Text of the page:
Dov and Ali

Dov and Ali, Anna Ziegler's new play, begins thus: "Once upon a time, in the middle of a school in the middle of Detroit in the middle of the United States of America, there was a confused teacher and there was a precocious student.... Both had fathers whose love was opaque, hard to measure and make out. Both had names and families and objects they treasured, favorite foods and preferred seasons, a time of day that made him happiest. In short they were human beings." It should be added that the student is a Muslim and the teacher an Orthodox Jew—and beyond that, do we really need to add anything?

What follows is exactly what you expect. If you think it sounds inspirational, you'll be moved. If you think it sounds turgid, you'll be rolling your eyes. There are no surprises. The plot proceeds not by logic but by convenience, with characters knowing whatever's required to advance the dialogue while remaining ignorant of whatever might impede it.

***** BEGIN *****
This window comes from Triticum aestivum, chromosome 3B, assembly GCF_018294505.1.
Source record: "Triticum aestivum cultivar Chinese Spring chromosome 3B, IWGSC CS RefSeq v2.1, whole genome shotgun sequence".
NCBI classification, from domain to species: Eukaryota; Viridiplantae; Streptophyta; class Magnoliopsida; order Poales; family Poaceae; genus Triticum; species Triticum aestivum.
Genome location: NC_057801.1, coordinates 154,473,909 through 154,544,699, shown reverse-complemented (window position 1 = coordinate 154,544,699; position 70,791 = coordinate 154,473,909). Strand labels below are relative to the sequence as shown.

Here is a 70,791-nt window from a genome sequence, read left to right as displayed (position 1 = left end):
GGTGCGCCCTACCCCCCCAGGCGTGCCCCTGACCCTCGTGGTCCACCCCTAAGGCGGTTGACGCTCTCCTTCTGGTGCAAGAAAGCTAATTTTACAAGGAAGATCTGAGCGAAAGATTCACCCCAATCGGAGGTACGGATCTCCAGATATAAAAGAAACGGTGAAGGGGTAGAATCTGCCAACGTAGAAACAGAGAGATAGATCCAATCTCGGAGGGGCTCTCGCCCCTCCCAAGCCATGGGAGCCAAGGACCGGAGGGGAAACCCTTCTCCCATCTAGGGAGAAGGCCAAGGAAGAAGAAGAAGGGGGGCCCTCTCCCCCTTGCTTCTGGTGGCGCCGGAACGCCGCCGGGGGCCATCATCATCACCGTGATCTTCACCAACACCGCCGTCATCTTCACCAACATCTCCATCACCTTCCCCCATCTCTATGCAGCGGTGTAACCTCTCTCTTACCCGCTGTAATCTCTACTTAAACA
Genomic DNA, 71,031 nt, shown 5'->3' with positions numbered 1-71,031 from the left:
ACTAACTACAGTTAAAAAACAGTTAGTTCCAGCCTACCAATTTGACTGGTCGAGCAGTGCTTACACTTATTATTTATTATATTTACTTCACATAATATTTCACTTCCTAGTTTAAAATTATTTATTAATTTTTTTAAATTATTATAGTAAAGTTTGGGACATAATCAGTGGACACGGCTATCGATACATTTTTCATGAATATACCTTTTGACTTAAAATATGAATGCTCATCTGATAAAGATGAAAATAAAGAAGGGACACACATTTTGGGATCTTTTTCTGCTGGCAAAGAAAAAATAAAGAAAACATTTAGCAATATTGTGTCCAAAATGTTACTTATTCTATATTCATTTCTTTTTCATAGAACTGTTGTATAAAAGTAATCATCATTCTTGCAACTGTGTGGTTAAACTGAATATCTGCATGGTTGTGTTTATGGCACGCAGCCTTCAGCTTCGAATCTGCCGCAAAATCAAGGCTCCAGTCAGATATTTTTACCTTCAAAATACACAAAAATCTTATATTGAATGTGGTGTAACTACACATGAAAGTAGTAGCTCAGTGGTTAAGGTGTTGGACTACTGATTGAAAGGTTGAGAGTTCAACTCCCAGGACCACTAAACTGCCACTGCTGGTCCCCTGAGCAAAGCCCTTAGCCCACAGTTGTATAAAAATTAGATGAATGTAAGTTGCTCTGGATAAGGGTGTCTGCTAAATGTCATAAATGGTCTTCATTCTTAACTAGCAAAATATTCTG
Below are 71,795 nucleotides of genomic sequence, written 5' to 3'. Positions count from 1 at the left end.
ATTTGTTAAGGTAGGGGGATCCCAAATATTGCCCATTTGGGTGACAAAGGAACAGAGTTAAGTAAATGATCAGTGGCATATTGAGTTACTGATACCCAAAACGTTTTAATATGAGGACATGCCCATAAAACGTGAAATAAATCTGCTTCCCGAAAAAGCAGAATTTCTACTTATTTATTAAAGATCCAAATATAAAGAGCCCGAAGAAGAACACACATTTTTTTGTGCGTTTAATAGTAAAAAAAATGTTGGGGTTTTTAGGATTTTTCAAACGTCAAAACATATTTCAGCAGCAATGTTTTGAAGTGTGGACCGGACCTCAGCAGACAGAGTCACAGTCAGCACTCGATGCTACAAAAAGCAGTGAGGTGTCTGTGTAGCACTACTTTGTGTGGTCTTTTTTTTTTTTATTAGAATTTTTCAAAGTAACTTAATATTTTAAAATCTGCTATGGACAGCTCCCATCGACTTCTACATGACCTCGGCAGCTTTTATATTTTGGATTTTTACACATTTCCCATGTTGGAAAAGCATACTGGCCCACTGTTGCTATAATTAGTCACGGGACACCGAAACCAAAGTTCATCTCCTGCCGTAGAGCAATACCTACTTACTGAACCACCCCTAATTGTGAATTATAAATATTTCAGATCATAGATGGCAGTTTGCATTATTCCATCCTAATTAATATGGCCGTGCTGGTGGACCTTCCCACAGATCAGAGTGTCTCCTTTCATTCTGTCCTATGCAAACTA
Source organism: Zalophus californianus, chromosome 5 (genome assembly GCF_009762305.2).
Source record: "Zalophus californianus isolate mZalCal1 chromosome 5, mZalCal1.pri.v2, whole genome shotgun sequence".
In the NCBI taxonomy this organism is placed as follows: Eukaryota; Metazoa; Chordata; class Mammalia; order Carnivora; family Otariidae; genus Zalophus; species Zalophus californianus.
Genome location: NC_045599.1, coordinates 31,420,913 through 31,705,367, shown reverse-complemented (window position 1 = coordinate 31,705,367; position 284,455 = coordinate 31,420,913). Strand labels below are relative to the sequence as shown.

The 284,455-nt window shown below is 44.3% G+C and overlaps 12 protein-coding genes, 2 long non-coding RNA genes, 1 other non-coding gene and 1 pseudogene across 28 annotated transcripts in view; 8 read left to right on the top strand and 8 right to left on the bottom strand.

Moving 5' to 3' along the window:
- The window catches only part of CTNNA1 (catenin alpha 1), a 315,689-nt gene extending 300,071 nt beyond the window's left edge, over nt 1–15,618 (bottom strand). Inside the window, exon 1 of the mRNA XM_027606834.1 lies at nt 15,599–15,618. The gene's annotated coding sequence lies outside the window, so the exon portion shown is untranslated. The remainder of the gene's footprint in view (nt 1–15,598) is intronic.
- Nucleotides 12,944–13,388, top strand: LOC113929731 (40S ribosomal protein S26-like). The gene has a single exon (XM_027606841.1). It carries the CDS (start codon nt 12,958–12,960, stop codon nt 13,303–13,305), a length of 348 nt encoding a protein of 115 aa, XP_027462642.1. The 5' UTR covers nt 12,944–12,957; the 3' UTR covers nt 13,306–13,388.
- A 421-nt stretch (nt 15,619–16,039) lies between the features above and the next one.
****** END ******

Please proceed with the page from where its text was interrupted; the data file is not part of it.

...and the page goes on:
The four actors give the performances asked of them. Adam Green is the unsure teacher, Utkarsh Ambudkar the too-sure student, Heidi Armbruster the shiksa, Anitha Gandhi the Muslim woman who dares to think. These are, of course, ideas, not characters, but the actors poke a few nice grace notes through the thick surface.

Something similar happens in the writing. In the toss-away moments, where the dialogue is lived-in rather than hurled to make a point, Ziegler is smartly observational. Perhaps she had to write this play, but I look forward to seeing future, less important works.

Presented by the Playwrights Realm at the Cherry Lane Studio Theatre, 38 Commerce St., NYC. June 1227. Tue.–Fri., 7 p.m.; Sat., 2 and 7 p.m. (212) 239-6200, (800) 432-7250, or Casting by Stephanie Klapper.